Reduced chromium levels have been shown to contribute to hypercholesterolemia (high blood cholesterol). Since glucose is the body’s main source of energy, inefficient glucose metabolism resulting from chromium depletion causes the body to depend on lipid (fat) metabolism for energy. Unfortunately, this type of impaired energy exchange can cause the development of lipid metabolism by-products which form cholesterol. In fact, many researchers believe this process may be the cause of accelerated atherosclerosis, as seen in diabetics. Furthermore, studies show a chromium deficiency may reduce the liver’s ability to absorb cholesterol and fatty acids, which in turn, may promote lipid accumulation in the arteries.

Researchers have found chromium supplementation lowers the serum levels of cholesterol and triglycerides, while at the same time raising the level of high density lipoproteins (HDLs). One hundred micrograms (100mcg) of chromium taken daily for 8 weeks was shown to lower serum cholesterol levels of 240 mg to less than 220 mg, and simultaneously raise HDL levels.

A study at the State University of New York Upstate Medical Center at Syracuse demonstrated that 100mcg of chromium taken daily caused total cholesterol/HDL ratios averaging 5 before the study, to drop to 3.9. A ratio above 4.5 is not considered good cardiac health. A second phase of the study showed that even 50mcg of chromium continued to lower the ratio in practically 80% of the participants.

Chromium may also play a role in the cardiovascular disease mystery. Some researchers observed individuals suffering from coronary artery disease displayed much lower levels of chromium than healthy people.

Chromium is found in brewer’s yeast, cheese, meat (particularly liver), and whole grain breads and cereals.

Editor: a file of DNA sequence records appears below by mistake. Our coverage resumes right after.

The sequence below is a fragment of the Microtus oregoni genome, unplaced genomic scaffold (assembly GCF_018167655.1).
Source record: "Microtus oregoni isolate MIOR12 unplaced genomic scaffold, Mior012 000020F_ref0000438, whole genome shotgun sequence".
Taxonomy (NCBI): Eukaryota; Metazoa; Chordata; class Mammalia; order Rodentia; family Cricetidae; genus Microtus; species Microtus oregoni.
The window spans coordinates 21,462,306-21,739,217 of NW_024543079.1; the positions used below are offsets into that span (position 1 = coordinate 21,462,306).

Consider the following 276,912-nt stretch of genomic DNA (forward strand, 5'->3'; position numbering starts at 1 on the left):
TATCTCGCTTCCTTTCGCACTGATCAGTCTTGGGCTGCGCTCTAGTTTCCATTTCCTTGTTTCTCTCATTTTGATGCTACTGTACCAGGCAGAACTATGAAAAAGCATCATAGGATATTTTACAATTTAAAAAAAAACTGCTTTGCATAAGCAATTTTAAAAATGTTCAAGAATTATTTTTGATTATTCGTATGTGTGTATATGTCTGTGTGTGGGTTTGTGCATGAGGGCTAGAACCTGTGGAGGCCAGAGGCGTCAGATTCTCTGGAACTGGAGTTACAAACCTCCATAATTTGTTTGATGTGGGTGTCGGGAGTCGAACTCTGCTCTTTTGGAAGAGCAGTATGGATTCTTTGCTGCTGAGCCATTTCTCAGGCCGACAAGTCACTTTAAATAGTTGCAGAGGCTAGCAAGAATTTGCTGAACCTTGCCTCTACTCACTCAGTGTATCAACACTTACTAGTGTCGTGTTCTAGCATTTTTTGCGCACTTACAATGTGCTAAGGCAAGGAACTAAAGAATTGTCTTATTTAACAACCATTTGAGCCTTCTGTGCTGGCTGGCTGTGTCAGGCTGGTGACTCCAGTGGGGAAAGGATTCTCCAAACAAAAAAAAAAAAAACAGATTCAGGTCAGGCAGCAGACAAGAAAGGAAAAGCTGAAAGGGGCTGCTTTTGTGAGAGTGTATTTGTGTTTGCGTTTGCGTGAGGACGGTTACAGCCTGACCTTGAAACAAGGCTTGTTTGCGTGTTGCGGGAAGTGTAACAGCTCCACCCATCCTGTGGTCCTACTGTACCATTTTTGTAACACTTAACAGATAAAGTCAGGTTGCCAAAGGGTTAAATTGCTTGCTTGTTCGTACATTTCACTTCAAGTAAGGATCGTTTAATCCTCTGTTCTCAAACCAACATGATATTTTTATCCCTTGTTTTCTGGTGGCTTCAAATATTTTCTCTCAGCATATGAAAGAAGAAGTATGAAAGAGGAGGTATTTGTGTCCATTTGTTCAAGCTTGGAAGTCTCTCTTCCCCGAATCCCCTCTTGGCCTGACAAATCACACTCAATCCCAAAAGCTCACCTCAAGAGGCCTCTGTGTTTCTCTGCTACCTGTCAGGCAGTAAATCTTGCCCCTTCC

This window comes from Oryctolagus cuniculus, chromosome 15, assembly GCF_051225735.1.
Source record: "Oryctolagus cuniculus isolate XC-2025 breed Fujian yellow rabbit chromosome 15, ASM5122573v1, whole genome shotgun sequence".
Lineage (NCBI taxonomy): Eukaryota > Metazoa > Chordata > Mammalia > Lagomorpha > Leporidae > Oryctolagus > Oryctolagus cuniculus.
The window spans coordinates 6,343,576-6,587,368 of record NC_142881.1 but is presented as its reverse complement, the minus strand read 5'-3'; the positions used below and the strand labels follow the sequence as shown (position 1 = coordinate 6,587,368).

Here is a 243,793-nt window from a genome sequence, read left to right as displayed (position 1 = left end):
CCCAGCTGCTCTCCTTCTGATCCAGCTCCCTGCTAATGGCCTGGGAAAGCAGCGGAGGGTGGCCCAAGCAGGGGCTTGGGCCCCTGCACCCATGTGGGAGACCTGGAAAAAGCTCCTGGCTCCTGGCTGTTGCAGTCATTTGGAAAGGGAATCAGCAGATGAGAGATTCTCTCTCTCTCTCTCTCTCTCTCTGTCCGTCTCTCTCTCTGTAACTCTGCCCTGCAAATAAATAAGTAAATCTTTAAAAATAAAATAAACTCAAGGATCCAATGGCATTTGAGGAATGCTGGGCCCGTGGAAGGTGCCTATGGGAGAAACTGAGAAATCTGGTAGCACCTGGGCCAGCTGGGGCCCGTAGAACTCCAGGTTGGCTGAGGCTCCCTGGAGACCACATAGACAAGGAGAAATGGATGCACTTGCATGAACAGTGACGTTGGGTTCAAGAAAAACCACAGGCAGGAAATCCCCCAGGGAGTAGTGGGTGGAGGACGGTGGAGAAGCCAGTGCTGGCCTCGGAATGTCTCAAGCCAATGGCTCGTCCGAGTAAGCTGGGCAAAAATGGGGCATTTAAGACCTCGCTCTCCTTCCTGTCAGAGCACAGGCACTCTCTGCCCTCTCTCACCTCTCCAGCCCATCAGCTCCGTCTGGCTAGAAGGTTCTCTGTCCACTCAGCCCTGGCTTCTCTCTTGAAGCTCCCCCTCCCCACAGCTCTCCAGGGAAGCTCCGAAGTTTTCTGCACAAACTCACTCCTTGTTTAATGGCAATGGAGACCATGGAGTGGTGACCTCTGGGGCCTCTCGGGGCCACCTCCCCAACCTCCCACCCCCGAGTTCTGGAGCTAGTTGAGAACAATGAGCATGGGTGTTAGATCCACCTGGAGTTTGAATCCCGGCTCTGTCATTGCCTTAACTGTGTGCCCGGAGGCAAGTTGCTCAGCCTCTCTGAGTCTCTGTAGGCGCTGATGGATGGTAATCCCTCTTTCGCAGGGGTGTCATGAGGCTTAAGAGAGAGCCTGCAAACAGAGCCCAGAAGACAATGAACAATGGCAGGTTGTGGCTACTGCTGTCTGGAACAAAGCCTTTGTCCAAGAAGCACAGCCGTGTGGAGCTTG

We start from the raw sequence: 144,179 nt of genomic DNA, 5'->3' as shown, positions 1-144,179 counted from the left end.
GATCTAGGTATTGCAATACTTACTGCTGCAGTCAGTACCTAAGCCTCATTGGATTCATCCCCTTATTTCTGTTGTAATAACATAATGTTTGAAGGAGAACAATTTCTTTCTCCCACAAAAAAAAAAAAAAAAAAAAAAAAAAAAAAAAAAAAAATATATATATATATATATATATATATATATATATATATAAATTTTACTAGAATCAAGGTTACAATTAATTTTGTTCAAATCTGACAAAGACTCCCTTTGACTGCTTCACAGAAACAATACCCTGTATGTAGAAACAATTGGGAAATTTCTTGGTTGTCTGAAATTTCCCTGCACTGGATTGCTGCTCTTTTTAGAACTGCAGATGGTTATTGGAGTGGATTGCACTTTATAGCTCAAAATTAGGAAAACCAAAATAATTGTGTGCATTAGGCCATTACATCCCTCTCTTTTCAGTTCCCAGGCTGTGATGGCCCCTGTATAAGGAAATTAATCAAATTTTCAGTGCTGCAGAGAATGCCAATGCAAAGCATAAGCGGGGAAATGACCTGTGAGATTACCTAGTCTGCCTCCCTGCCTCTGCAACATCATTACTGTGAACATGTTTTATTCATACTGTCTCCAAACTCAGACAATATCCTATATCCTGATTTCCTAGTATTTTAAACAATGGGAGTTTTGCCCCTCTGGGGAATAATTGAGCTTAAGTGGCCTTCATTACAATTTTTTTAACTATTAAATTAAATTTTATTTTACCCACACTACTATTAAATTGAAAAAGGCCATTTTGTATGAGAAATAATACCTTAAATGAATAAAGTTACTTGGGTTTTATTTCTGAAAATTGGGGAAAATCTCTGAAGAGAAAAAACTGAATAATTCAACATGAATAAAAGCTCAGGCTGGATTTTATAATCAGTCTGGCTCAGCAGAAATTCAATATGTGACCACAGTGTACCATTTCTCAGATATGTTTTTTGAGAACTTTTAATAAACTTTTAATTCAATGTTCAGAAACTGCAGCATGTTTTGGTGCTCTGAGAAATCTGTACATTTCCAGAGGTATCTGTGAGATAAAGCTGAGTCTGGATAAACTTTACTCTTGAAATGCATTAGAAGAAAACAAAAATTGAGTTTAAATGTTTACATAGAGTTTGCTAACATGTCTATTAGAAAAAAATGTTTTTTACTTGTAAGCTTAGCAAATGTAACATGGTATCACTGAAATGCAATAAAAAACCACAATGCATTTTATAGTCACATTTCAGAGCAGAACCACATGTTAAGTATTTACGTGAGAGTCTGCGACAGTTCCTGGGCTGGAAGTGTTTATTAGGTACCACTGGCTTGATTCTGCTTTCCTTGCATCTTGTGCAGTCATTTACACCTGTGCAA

Each tablet of GTF Chromium provides 500mcg of chromium, from chromium amino acid chelate and chromium nicotinate, in a base of horsetail, red clover and yarrow.

Horsetail shrinks inflamed mucosal tissues, especially of the prostate, and increases urine production. Horsetail is perhaps best-known for its abundant supply of trace minerals, particularly calcium, chromium, iron, magnesium, manganese, and potassium. Horsetail is often recommended for enuresis, muscle cramps, osteoporosis, prostatitis and urinary tract infections.

Red clover helps the body manufacture bile and other digestive fluids and enzymes, and acts as an analgesic (pain-reliever) and anti-inflammatory. Red clover is particularly high in the minerals chromium, magnesium, phosphorus and potassium. Red clover has provided significant results in cases of arthritis, inflammatory skin conditions, jaundice, liver congestion, and muscle cramps.

Yarrow shrinks inflamed tissues, stops bleeding, lowers blood pressure, induces perspiration to lower fever and expel toxins, and relaxes muscle spasms. Yarrow also enhances the elimination of uric acid buildup in the joints which can contribute to arthritis, gout and rheumatism. Yarrow is a rich source of the minerals chromium and tin, and contains fairly high amounts of vitamin B1 , B2 and C, and potassium and selenium. Yarrow is commonly used for fever, hemorrhoids, inflammatory skin conditions and nausea.